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Thomas Aquinas on the Ordination of Women

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Thomas Aquinas on the Ordination of Women

St. Thomas Aquinas (1225-1274)

Source: the Translation by the Fathers of the English Dominican Province. Copyright © 1947 Benzinger Brothers Inc. Electronic versions can be found for the Summa Theologica (New Advent edition) and Summa Contra Gentiles (Jacques Maritain Center edition). Italics in the text by John Wijngaards.

  1. Paul forbids women to teach or to have authority
  2. The female sex cannot represent Christ
  3. ‘Deaconesses’ had no part in the sacrament of Holy Orders

Paul forbids women to teach or to have authority

“It would seem that the female sex is no impediment to receiving Orders . . . . . On the contrary, It is said (1 Tim. 2:12): "I suffer not a woman to teach in the Church, nor to use authority over the man." . . . Summa Theologica Suppl. qu. 39 art. 1.

Note: The words ‘in the Church’ are from 1 Cor. 14:34, "Let women keep silence in the churches."

The female sex cannot represent Christ

“Certain things are required in the recipient of a sacrament as being requisite for the validity of the sacrament, and if such things be lacking, one can receive neither the sacrament nor the reality of the sacrament. Other things, however, are required, not for the validity of the sacrament, but for its lawfulness, as being congruous to the sacrament; and without these one receives the sacrament, but not the reality of the sacrament. Accordingly we must say that the male sex is required for receiving Orders not only in the second, but also in the first way. Wherefore even though a woman were made the object of all that is done in conferring Orders, she would not receive Orders, for since a sacrament is a sign, not only the thing, but the signification of the thing, is required in all sacramental actions; thus it was stated above (32, 2) that in Extreme Unction it is necessary to have a sick man, in order to signify the need of healing. Accordingly, since it is not possible in the female sex to signify eminence of degree, for a woman is in the state of subjection, it follows that she cannot receive the sacrament of Order . . . Summa Theologica Suppl. qu. 39 art. 1.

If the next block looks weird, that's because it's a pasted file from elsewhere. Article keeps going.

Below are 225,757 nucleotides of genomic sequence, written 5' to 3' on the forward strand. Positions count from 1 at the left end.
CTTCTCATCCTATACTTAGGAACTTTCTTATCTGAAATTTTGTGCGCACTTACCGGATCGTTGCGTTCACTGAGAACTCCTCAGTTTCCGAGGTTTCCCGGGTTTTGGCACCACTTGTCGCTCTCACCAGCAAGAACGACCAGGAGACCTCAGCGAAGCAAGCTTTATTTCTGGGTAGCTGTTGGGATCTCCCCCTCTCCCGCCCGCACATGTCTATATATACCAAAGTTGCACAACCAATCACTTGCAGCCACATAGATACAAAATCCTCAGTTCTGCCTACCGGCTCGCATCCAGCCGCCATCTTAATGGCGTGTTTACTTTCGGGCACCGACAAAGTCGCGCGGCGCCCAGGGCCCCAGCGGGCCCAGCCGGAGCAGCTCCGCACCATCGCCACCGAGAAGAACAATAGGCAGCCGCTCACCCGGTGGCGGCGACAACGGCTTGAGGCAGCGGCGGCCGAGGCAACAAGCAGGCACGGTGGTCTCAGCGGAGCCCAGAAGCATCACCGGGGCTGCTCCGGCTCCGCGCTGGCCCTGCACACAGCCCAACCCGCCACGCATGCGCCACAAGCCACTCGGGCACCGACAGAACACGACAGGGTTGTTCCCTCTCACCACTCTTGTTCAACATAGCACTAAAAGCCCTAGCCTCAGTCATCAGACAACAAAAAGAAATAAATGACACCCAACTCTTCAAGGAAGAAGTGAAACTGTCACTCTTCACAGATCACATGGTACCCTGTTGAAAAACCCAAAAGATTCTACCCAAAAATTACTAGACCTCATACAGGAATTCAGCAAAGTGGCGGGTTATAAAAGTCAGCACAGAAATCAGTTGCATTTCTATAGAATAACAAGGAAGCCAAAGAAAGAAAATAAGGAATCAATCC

‘Deaconesses’ had no part in the sacrament of Holy Orders

Some, however, have asserted that the male sex is necessary for the lawfulness and not for the validity of the sacrament, because even in the Decretals (cap. Mulieres dist. 32; cap. Diaconissam, 27, qu. i) mention is made of deaconesses and priestesses. But deaconess there denotes a woman who shares in some act of a deacon, namely who reads the homilies in the Church; and priestess [presbytera] means a widow, for the word "presbyter" means elder. Summa Theologica Suppl. qu. 39 art. 1.

Documents on St. Thomas Aquinas
Women and procreation Inferiority of women Arguments Overview The priest as sign Women and holy orders If Thomas had known

Wijngaards Institute for Catholic ResearchThis website is maintained by the Wijngaards Institute for Catholic Research.

The Institute is known for issuing academic reports and statements on relevant issues in the Church. These have included scholars' declarations on the need of collegiality in the exercise of church authority, on the ethics of using contraceptives in marriage and the urgency of re-instating the sacramental diaconate of women.

Visit also our websites:Women Deacons, The Body is Sacred and Mystery and Beyond.

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